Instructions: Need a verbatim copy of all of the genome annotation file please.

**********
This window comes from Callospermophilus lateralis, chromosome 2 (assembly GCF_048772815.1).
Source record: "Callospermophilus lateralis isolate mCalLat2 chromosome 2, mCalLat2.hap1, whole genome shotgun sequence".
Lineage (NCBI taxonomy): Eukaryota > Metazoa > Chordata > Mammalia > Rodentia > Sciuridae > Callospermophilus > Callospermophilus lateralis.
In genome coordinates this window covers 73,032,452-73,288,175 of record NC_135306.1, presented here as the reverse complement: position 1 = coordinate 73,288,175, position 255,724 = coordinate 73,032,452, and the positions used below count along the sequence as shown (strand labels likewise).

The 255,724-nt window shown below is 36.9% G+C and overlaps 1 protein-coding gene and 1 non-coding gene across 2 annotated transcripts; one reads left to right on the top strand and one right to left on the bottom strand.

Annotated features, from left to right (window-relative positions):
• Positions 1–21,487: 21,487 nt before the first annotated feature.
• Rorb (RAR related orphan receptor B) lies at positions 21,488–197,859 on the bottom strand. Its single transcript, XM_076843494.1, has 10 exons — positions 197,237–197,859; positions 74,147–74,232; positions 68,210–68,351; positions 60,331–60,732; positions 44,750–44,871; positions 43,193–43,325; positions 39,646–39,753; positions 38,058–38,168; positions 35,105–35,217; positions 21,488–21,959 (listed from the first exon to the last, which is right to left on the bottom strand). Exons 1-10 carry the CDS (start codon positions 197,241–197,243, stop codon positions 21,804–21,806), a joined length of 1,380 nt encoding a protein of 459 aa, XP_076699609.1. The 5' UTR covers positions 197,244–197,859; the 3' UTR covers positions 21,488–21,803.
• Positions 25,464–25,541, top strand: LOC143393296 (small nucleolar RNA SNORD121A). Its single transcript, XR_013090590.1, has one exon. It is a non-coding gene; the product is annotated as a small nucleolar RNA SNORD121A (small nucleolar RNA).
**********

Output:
This window comes from Callospermophilus lateralis, chromosome 2 (assembly GCF_048772815.1).
Source record: "Callospermophilus lateralis isolate mCalLat2 chromosome 2, mCalLat2.hap1, whole genome shotgun sequence".
Lineage (NCBI taxonomy): Eukaryota > Metazoa > Chordata > Mammalia > Rodentia > Sciuridae > Callospermophilus > Callospermophilus lateralis.
In genome coordinates this window covers 73,032,452-73,288,175 of record NC_135306.1, presented here as the reverse complement: position 1 = coordinate 73,288,175, position 255,724 = coordinate 73,032,452, and the positions used below count along the sequence as shown (strand labels likewise).

The 255,724-nt window shown below is 36.9% G+C and overlaps 1 protein-coding gene and 1 non-coding gene across 2 annotated transcripts; one reads left to right on the top strand and one right to left on the bottom strand.

Annotated features, from left to right (window-relative positions):
• Positions 1–21,487: 21,487 nt before the first annotated feature.
• Rorb (RAR related orphan receptor B) lies at positions 21,488–197,859 on the bottom strand. Its single transcript, XM_076843494.1, has 10 exons — positions 197,237–197,859; positions 74,147–74,232; positions 68,210–68,351; positions 60,331–60,732; positions 44,750–44,871; positions 43,193–43,325; positions 39,646–39,753; positions 38,058–38,168; positions 35,105–35,217; positions 21,488–21,959 (listed from the first exon to the last, which is right to left on the bottom strand). Exons 1-10 carry the CDS (start codon positions 197,241–197,243, stop codon positions 21,804–21,806), a joined length of 1,380 nt encoding a protein of 459 aa, XP_076699609.1. The 5' UTR covers positions 197,244–197,859; the 3' UTR covers positions 21,488–21,803.
• Positions 25,464–25,541, top strand: LOC143393296 (small nucleolar RNA SNORD121A). Its single transcript, XR_013090590.1, has one exon. It is a non-coding gene; the product is annotated as a small nucleolar RNA SNORD121A (small nucleolar RNA).